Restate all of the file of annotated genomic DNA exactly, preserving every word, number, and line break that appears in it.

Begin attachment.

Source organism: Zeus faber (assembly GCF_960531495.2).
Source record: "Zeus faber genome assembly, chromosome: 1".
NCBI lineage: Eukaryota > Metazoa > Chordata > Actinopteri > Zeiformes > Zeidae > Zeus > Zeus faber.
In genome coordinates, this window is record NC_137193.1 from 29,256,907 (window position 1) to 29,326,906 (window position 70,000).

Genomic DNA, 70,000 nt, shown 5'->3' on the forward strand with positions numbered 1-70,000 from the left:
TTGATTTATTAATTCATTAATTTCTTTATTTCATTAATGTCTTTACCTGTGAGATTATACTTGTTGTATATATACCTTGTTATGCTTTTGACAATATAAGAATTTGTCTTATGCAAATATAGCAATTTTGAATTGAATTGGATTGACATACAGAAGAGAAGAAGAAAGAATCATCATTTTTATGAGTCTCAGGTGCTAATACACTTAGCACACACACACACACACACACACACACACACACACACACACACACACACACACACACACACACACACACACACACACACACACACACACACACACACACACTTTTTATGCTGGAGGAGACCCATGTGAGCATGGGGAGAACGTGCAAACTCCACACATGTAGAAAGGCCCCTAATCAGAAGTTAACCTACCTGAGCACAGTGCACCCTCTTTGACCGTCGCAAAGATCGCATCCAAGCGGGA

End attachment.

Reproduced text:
Source organism: Zeus faber (assembly GCF_960531495.2).
Source record: "Zeus faber genome assembly, chromosome: 1".
NCBI lineage: Eukaryota > Metazoa > Chordata > Actinopteri > Zeiformes > Zeidae > Zeus > Zeus faber.
In genome coordinates, this window is record NC_137193.1 from 29,256,907 (window position 1) to 29,326,906 (window position 70,000).

Genomic DNA, 70,000 nt, shown 5'->3' on the forward strand with positions numbered 1-70,000 from the left:
TTGATTTATTAATTCATTAATTTCTTTATTTCATTAATGTCTTTACCTGTGAGATTATACTTGTTGTATATATACCTTGTTATGCTTTTGACAATATAAGAATTTGTCTTATGCAAATATAGCAATTTTGAATTGAATTGGATTGACATACAGAAGAGAAGAAGAAAGAATCATCATTTTTATGAGTCTCAGGTGCTAATACACTTAGCACACACACACACACACACACACACACACACACACACACACACACACACACACACACACACACACACACACACACACACACACACACACACACACACACACTTTTTATGCTGGAGGAGACCCATGTGAGCATGGGGAGAACGTGCAAACTCCACACATGTAGAAAGGCCCCTAATCAGAAGTTAACCTACCTGAGCACAGTGCACCCTCTTTGACCGTCGCAAAGATCGCATCCAAGCGGGA